Another reason in relation to lack of understanding of the Scrum Master role is because companies thought that the Scrum Master role is just a fancy name for a technical leader, which they already have in the company, who is responsible to make the technical solutions for the developers. So they thought it's best to have the Scrum developer be the Scrum Master too. Another reason is, let's say the company is well-informed and know what to expect from an awesome Scrum Master these companies found out that finding an awesome Scrum Master from the job market is like finding a needle in a haystack. There are many people in the job market who are Scrum Master certified, but we all know that Scrum Master certification is not proof that the individual is an awesome Scrum Master, and because of this reason these companies would prefer to develop an awesome Scrum Master from within the company and in the meanwhile during the journey, one person is playing both the Scrum Master and the Scrum developer role. So I've already made a video on interview questions you should ask Scrum Master candidates so that you can get awesome Scrum Masters from the job market. If you haven't watched the video click the link up here to watch the video. So as we can see a lot of companies ask one person to be both the Scrum Master and the Scrum developer for efficiency reason, secondly because the company is still doing exploration and lastly a lot of companies still do not know what to expect from a Scrum Master, there is not enough understanding about the Scrum Master role itself. So let's see what are the consequences of having one person to be both the Scrum Master and also the Scrum developer. Meet Joe. Joe is a software developer at heart. He loves to use his skill in coding to solve the world's most difficult problems. His manager Sarah attended an agile conference in the city and wanted to use Scrum because she thought that Scrum would help the company to be more competitive in the market again. Since the company is new to Scrum and one of the roles that need to exist when using Scrum is the Scrum Master, Sarah appointed Joe as the Scrum Master for the Scrum team. Before starting Scrum in the company, Joe read the Scrum Guide. He facilitated the first Sprint Planning. Melissa, the Product Owner presented the Product Backlog. The developers looked at the Product Backlog items and gave an estimate. Joe suddenly interrupted and disagreed with the developer's estimate and started providing solutions which he thought were easier to implement. Joe also sliced the Product Backlog items to fit in one Sprint. The developers scratched their heads and were confused.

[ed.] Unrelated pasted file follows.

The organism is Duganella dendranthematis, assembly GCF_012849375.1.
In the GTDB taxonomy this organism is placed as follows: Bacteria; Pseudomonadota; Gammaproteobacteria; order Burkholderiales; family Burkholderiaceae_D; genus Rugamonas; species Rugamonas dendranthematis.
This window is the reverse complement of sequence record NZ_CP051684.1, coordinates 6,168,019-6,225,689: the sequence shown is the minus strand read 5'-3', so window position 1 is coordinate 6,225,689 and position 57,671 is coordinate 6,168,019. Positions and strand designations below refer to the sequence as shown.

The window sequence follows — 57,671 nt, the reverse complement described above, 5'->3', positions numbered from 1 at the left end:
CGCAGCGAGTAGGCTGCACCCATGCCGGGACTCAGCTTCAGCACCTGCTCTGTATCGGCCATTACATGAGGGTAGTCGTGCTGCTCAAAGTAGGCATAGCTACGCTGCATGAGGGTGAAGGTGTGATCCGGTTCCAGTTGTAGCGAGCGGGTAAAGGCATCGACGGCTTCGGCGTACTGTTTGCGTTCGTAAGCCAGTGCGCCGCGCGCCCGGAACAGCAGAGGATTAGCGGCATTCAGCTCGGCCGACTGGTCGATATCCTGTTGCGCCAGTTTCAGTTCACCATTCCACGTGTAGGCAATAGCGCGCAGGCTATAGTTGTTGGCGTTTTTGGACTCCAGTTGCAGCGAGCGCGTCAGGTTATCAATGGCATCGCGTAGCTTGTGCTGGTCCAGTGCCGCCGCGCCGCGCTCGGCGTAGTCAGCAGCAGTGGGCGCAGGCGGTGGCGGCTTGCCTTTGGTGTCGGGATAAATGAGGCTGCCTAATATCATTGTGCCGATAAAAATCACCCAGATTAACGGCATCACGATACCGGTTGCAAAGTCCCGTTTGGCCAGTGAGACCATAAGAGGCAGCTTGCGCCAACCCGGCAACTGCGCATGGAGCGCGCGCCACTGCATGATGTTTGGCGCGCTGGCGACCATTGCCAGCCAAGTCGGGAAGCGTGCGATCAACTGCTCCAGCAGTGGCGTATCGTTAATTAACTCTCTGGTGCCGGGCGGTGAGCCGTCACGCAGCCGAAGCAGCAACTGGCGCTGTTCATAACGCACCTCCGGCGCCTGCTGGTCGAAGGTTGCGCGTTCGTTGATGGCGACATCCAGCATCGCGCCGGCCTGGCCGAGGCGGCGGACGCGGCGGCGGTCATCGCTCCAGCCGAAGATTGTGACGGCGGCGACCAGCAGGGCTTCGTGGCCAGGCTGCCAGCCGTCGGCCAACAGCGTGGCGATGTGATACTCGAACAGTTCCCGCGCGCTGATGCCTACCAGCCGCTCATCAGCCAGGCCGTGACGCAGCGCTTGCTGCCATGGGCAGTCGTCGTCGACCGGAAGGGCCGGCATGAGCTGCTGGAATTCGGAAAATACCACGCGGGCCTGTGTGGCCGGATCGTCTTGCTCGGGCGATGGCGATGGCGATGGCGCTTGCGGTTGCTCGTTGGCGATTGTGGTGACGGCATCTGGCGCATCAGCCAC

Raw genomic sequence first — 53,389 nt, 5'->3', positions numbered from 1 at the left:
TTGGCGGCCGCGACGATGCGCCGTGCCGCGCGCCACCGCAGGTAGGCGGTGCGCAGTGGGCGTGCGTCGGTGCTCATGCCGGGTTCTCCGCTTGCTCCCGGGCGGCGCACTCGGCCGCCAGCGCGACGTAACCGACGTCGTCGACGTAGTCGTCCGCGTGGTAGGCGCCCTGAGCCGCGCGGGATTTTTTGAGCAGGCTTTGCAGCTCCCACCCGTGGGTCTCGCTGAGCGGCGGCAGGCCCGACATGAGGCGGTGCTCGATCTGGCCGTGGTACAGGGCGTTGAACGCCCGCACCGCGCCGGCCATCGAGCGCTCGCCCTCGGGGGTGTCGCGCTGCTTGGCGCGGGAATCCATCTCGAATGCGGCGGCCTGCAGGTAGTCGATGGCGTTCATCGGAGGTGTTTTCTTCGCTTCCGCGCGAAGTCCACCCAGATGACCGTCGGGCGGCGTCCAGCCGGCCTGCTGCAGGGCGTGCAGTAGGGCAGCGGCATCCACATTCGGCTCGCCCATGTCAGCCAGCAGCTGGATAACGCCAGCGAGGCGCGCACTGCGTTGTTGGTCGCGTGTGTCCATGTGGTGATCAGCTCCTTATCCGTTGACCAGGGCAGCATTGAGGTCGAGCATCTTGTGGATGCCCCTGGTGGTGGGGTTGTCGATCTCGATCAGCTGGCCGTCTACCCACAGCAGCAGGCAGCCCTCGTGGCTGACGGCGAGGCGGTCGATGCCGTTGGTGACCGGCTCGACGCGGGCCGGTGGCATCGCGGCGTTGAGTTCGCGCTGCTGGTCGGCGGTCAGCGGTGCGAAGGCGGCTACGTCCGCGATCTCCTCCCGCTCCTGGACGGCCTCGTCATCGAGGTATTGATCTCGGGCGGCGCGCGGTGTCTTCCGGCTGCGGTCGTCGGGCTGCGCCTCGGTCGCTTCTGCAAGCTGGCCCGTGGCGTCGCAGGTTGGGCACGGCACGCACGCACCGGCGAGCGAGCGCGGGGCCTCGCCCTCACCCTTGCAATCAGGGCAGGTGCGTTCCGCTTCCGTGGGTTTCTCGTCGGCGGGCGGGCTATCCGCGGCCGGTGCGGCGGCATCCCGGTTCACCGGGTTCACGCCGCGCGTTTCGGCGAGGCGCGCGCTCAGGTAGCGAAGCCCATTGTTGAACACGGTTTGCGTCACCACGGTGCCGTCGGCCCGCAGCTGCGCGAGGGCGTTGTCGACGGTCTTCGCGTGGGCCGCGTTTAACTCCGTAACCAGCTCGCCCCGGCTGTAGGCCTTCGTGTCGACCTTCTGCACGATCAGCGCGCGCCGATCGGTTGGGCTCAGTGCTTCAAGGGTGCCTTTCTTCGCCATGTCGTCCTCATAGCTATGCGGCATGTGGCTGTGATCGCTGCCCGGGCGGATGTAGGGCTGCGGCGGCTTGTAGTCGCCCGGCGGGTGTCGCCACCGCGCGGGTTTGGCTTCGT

Billy the UX professional asked Joe: "Hey Joe, I thought that as a Scrum Master your job during Sprint planning is to facilitate and not provide any solutions and estimates. So what are you doing?". Joe just answered lightly: "Well I'm playing both the Scrum Master and the Scrum developer role remember? Now I'm playing the Scrum developer role and provided the estimate and the solution for you. When the facilitation doesn't work, I just play the Scrum developer role. Isn't that efficient?".